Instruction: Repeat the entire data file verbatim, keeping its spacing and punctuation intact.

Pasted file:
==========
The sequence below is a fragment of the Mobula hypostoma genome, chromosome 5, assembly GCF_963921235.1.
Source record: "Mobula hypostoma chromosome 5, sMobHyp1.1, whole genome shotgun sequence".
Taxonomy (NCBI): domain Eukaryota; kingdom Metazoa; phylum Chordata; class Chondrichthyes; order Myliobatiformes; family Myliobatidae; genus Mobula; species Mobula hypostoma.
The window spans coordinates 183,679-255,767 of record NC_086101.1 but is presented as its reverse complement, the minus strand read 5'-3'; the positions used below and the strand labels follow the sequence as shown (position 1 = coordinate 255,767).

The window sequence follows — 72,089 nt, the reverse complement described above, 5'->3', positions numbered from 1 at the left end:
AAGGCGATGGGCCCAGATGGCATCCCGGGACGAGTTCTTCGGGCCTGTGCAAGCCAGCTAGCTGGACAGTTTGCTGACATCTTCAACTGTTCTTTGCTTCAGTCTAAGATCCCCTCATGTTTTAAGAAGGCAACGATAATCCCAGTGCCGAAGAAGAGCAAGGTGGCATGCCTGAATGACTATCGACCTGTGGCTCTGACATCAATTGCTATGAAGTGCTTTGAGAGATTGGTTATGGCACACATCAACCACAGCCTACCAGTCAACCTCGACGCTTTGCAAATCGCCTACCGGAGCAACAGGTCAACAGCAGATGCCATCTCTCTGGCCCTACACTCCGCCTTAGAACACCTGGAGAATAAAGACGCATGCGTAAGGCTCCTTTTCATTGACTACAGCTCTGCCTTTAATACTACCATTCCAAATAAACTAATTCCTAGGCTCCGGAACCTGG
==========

The sequence below is a fragment of the Mobula hypostoma genome, chromosome 5, assembly GCF_963921235.1.
Source record: "Mobula hypostoma chromosome 5, sMobHyp1.1, whole genome shotgun sequence".
Taxonomy (NCBI): domain Eukaryota; kingdom Metazoa; phylum Chordata; class Chondrichthyes; order Myliobatiformes; family Myliobatidae; genus Mobula; species Mobula hypostoma.
The window spans coordinates 183,679-255,767 of record NC_086101.1 but is presented as its reverse complement, the minus strand read 5'-3'; the positions used below and the strand labels follow the sequence as shown (position 1 = coordinate 255,767).

The window sequence follows — 72,089 nt, the reverse complement described above, 5'->3', positions numbered from 1 at the left end:
AAGGCGATGGGCCCAGATGGCATCCCGGGACGAGTTCTTCGGGCCTGTGCAAGCCAGCTAGCTGGACAGTTTGCTGACATCTTCAACTGTTCTTTGCTTCAGTCTAAGATCCCCTCATGTTTTAAGAAGGCAACGATAATCCCAGTGCCGAAGAAGAGCAAGGTGGCATGCCTGAATGACTATCGACCTGTGGCTCTGACATCAATTGCTATGAAGTGCTTTGAGAGATTGGTTATGGCACACATCAACCACAGCCTACCAGTCAACCTCGACGCTTTGCAAATCGCCTACCGGAGCAACAGGTCAACAGCAGATGCCATCTCTCTGGCCCTACACTCCGCCTTAGAACACCTGGAGAATAAAGACGCATGCGTAAGGCTCCTTTTCATTGACTACAGCTCTGCCTTTAATACTACCATTCCAAATAAACTAATTCCTAGGCTCCGGAACCTGG